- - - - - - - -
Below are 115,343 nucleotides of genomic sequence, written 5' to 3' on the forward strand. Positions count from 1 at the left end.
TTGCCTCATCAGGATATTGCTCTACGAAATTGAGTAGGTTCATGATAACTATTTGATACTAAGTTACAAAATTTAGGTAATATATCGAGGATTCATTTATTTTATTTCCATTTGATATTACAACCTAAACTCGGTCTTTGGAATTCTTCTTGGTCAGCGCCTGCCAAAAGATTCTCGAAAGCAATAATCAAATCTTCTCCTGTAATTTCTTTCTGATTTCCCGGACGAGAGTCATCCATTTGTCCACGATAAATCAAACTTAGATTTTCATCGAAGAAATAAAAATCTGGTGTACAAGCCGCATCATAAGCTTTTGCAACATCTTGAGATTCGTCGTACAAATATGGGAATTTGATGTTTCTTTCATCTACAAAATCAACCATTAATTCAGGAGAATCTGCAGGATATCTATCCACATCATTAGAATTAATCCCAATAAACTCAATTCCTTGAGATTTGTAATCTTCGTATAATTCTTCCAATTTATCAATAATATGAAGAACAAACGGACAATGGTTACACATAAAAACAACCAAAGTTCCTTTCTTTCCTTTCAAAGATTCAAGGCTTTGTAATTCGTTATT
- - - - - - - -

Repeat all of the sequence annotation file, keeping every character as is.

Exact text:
Below are 115,343 nucleotides of genomic sequence, written 5' to 3' on the forward strand. Positions count from 1 at the left end.
TTGCCTCATCAGGATATTGCTCTACGAAATTGAGTAGGTTCATGATAACTATTTGATACTAAGTTACAAAATTTAGGTAATATATCGAGGATTCATTTATTTTATTTCCATTTGATATTACAACCTAAACTCGGTCTTTGGAATTCTTCTTGGTCAGCGCCTGCCAAAAGATTCTCGAAAGCAATAATCAAATCTTCTCCTGTAATTTCTTTCTGATTTCCCGGACGAGAGTCATCCATTTGTCCACGATAAATCAAACTTAGATTTTCATCGAAGAAATAAAAATCTGGTGTACAAGCCGCATCATAAGCTTTTGCAACATCTTGAGATTCGTCGTACAAATATGGGAATTTGATGTTTCTTTCATCTACAAAATCAACCATTAATTCAGGAGAATCTGCAGGATATCTATCCACATCATTAGAATTAATCCCAATAAACTCAATTCCTTGAGATTTGTAATCTTCGTATAATTCTTCCAATTTATCAATAATATGAAGAACAAACGGACAATGGTTACACATAAAAACAACCAAAGTTCCTTTCTTTCCTTTCAAAGATTCAAGGCTTTGTAATTCGTTATT